Advert

To the cowards who cleared Daphne’s memorial...

You can't sweep away democracy at the dead of night

The decision to sweep the Great Siege monument from any speck of reference to Daphne Caruana Galizia is not surprising. In a country where we often take intolerance to an art form, I'm surprised it didn't happen earlier.

But that doesn't take away the fact that those who decided to remove the flowers and tributes to the slain journalist in what appears to have been a well-planned clean-up operation have done nothing more than strengthened the resolve of those who have been calling for justice.

I am not saying I'm in favour of a memorial to Caruana Galizia being hosted at the foot of a monument marking the Great Siege. That is totally irrelevant. 

We live in a democracy and therefore monuments can never be the preserve of any single campaign or idea. Check out the tributes to the Charlie Hebdo victims in Paris's Place de la Republique or the ones currently hosting the memorials to the slain Slovak journalist in Bratislava.

Candles and flowers are left for a tribute to murdered Slovak investigative reporter Jan Kuciak at Slovak National Uprising Square in Bratislava.Candles and flowers are left for a tribute to murdered Slovak investigative reporter Jan Kuciak at Slovak National Uprising Square in Bratislava.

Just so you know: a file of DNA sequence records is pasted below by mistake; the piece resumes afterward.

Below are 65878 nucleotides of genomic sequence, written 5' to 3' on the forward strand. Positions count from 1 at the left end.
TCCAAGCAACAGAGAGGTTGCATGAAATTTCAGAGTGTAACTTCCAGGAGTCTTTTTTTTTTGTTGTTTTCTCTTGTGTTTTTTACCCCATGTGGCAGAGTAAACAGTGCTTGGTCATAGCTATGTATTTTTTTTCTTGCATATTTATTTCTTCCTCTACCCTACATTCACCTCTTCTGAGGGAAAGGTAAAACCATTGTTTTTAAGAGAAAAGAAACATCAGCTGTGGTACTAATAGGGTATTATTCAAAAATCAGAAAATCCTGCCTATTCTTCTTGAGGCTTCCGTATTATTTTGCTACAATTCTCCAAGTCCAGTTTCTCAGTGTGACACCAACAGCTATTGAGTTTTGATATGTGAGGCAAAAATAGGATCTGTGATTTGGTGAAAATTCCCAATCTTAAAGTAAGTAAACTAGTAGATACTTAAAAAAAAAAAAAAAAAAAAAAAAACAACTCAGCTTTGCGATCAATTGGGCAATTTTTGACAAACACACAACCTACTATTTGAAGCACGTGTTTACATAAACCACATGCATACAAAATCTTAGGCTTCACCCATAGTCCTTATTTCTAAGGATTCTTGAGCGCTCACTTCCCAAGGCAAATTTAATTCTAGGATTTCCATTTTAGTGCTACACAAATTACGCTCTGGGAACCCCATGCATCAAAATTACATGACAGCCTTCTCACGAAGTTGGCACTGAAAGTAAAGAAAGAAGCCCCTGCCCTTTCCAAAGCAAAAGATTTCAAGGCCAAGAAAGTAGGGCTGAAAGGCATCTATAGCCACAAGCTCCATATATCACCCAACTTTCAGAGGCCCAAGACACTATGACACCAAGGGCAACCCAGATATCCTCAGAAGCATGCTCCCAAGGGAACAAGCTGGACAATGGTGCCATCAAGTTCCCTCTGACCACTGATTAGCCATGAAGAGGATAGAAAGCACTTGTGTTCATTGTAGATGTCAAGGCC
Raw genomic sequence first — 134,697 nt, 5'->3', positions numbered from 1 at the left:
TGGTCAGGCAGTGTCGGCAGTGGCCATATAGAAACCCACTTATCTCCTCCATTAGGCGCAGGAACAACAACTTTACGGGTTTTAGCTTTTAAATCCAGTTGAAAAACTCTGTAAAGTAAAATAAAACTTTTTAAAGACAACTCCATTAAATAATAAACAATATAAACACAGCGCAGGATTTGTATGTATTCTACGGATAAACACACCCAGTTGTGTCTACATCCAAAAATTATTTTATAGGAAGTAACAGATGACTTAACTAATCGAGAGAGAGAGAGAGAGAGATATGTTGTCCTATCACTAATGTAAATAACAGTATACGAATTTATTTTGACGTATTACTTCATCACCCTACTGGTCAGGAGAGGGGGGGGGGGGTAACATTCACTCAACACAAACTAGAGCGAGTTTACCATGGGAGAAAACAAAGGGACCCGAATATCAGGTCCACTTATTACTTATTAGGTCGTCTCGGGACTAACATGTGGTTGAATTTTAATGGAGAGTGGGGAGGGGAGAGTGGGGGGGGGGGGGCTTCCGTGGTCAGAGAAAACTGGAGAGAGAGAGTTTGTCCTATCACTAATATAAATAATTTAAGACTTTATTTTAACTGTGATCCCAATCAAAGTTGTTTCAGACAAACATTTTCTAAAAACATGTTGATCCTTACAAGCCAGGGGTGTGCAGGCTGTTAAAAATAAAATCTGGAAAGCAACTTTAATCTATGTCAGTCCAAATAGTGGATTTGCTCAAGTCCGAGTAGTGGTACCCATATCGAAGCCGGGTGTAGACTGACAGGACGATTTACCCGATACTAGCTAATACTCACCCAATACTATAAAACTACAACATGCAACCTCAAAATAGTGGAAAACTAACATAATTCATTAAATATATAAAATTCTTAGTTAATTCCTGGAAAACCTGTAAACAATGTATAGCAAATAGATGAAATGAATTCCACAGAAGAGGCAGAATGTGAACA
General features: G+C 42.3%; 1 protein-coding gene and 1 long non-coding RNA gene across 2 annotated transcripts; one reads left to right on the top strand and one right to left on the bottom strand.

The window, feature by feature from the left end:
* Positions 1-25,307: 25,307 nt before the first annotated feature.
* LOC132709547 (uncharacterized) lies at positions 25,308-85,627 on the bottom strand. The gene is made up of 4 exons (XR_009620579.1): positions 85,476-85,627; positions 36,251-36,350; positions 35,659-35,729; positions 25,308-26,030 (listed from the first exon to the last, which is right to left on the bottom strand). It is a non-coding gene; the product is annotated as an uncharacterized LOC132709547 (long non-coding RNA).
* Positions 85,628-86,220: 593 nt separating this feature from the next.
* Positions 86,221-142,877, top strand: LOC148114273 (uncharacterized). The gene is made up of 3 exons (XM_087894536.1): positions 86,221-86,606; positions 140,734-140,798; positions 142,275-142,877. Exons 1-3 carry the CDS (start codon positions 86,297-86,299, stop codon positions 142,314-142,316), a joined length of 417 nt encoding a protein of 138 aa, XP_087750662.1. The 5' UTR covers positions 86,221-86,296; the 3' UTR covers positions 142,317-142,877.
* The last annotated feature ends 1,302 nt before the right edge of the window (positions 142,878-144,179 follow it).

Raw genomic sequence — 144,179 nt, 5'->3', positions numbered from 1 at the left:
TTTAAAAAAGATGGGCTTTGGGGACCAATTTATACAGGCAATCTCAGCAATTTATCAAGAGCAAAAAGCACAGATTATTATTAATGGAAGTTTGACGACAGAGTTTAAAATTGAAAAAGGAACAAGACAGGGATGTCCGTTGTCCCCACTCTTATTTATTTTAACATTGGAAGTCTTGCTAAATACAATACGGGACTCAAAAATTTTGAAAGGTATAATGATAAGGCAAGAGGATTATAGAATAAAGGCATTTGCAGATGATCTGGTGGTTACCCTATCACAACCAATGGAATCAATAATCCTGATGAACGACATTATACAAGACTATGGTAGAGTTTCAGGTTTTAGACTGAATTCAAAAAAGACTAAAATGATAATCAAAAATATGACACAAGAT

What concerns me more is that Monday morning's operation has all the hallmarks of a carefully-planned operation with the blessing of certain people

There are several monuments, plaques and structures around my country – especially some dedicated to former politicians, which I find terribly insulting or even in bad taste. But that does not give me the right to organise a clean-up operation at the dead of night, lest I'm a lone renegade with a stick doing it in full view of the public.

What concerns me more is that Monday morning's cowardly clean-up has all the hallmarks of a carefully-planned operation with the blessing of certain people. 

Of course, objectors have every right to complain about the strategic location of the memorial, but they have no moral right to decide that it should be placed "out of sight, out of mind", as one Labour MP suggested. In all probability, interest in the memorial would have waned as the months go by - it's only natural that such initiatives die a natural death. Ideally, there would be no need for such memorials once the masterminds are caught. 

But by clearing the monument, the instigators have merely elevated the story into the limelight and probably generated a new army of supporters who have never bothered to stop to look at the memorial.

Comments not loading? We recommend using Google Chrome or Mozilla Firefox with javascript turned on.
Comments powered by Disqus  
Advert
Advert